Without further ado,
I lied. I'm going to give a little bit of preamble about the trip. There were a total of six people on this trip: Me, my mother, my friend Crystal (who lives up in my area), Jan, her mother, and her stepfather. Of this group, only Jan and I speak or read any Japanese.
Jan and her family live down in Southern California. Which means that they took a flight out of LA, while the rest of the group took a flight out of SF. Our flights were supposed to land within half an hour of each other, so we planned on meeting at the airport. Of
We flew into Tokyo's Narita airport.
Without further ado, Day 1: Landing (Friday March 28/Saturday March 29)
We got to the airport, checked in, and got on the flight without a hitch. I only managed about one hour of sleep on the flight for some reason. Usually I get about two to four hours of sleep on the international flights, but not this time. Mom and Crystal didn't sleep much either, so much punchiness was had. (Crystal and I had a pillow fight at one point.)
After landing, we easily hooked up with Jan and her family. Their plane had come in just late enough to land within minutes of ours. We did the usual "before leaving the airport, make sure to do ..." dance, then headed off to get on the Keisei Skyliner and head into the city of Tokyo.
I originally wanted to stay in a ryokan over in Gotanda that I had stayed in before and enjoyed. It ended up that we couldn't get into that ryokan, so we booked into another one on the other side of town. Looking back on it, I think it a good thing that we didn't get into the one I had wanted to, for a variety of reasons. One of the reasons is that since the ryokan was located near Ueno Station, we could take the Skyliner directly to Ueno, and avoid taking a group of tired, jet-lagged, nervous first-timers to Japan through Tokyo Station. This was probably a good thing, even despite my tendency to look at the name, think "Keisuke Skyliner", and snicker.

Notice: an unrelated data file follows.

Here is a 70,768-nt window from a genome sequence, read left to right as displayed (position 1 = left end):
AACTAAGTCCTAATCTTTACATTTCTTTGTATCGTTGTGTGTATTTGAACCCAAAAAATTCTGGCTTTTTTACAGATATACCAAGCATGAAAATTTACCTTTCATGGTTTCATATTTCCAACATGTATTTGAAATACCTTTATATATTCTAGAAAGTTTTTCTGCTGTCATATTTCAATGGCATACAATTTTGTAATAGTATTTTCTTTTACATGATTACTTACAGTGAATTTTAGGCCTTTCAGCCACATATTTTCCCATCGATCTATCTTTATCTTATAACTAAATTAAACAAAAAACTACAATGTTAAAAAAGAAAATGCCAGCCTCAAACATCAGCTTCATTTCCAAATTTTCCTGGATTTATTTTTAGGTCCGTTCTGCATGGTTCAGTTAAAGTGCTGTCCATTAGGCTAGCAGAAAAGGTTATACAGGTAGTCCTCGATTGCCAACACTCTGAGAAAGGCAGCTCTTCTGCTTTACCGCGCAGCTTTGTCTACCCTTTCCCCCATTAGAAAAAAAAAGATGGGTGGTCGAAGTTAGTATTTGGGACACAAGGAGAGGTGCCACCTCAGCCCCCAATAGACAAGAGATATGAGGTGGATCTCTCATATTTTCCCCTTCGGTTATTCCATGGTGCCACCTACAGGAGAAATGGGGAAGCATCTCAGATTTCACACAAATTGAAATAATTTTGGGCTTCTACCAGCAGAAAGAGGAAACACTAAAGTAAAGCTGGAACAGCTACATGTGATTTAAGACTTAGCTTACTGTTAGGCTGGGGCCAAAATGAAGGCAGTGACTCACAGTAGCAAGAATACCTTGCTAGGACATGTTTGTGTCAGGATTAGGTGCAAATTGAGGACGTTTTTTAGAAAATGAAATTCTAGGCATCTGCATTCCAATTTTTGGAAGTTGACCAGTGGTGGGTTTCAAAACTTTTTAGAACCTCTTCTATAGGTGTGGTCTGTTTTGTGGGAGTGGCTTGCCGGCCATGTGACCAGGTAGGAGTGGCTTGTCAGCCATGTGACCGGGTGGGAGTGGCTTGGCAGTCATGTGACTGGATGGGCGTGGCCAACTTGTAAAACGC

(Hey, I never said I wasn't an obsessive fangirl. I just try to be subtle about it sometimes.)
Almost immediately after leaving the airport I spotted a Cappucino. Oh, to have had my camera out then! Oh well.
Arriving in to Tokyo, we found our ryokan fairly easily. Jan and I had stayed there once before, which made it a lot easier. And we had a map, for just in case. For reference, the name is Ryokan Kikuya, and I would recommend staying there.
We got checked in, and promptly went out - ostensibly to get dinner, but mainly to avoid going to sleep too soon. We were originally going to go down to Akihabara and gawk at the lights. But looking at the time, we realized that we would barely have enough time to get down there before everything closed. Instead, we decided to wander around the area, and see if we could find food, and possibly a convenient bakery for the next morning.
(As things would turn out, we were sadly unable to find a convenient bakery. It's one of the few major disadvantages of this particular ryokan.)
Wandering around, I was surprised to see a Jonathon's. (For those of you who are not as obsessive about IniD as I am, it's a restaurant that shows up frequently in the series.) I suppose I shouldn't have been surprised, since I know they are all over the Kantou. We ended up eating there. I filtched the wrapper from my chopsticks as a souvenier. Geeky, I know. But... All street racers eat at Jonathon's.
Following dinner, we tracked back to the ryokan, and settled in for the evening.
One really nice thing about how things worked out at the ryokan was the room layout. We had two rooms of two people with a public bath, and one room of two people with a private bath. The rooms were arranged so that the two rooms with the public bath shared the common facilities between them. It was almost like we had a private suite to ourselves.
The bath was also rather nice. One person at a time, but nice nonetheless. It had soothing jets that would prove very nice to tired, sore feet later in the week. But that's a story for another day.
Tomorrow: Speeding through the heart of Gunma